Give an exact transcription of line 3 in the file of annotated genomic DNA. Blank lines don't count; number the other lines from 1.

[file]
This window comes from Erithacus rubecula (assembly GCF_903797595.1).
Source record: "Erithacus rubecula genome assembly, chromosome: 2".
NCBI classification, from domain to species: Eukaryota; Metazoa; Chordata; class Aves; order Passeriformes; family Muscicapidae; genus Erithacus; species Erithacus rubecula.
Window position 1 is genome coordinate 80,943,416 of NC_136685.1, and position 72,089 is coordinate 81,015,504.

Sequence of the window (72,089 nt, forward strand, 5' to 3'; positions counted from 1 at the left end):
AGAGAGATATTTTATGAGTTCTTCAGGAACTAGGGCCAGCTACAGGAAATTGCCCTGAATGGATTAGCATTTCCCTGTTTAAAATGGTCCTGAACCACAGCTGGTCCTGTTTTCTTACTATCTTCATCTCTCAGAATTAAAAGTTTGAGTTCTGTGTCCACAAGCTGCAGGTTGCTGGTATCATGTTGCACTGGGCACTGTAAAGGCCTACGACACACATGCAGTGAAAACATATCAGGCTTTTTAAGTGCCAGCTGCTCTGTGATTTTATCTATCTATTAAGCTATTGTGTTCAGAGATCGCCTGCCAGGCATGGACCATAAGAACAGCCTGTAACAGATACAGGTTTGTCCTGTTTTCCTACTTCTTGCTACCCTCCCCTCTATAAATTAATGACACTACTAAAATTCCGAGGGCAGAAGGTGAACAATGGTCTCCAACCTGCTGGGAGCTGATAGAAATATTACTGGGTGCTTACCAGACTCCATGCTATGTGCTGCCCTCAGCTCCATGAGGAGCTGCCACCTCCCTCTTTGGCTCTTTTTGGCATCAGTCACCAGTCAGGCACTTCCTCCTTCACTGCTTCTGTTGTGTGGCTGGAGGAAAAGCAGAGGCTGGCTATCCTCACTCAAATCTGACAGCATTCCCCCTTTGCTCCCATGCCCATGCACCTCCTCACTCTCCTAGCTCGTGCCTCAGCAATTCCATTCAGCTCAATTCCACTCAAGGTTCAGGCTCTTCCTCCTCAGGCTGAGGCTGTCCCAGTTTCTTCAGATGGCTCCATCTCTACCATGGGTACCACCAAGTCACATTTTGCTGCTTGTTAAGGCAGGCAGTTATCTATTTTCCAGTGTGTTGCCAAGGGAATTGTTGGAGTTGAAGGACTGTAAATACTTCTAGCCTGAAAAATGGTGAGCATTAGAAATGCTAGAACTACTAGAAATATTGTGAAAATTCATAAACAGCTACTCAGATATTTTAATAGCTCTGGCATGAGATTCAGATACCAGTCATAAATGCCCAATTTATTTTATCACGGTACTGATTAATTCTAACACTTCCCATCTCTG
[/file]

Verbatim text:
NCBI classification, from domain to species: Eukaryota; Metazoa; Chordata; class Aves; order Passeriformes; family Muscicapidae; genus Erithacus; species Erithacus rubecula.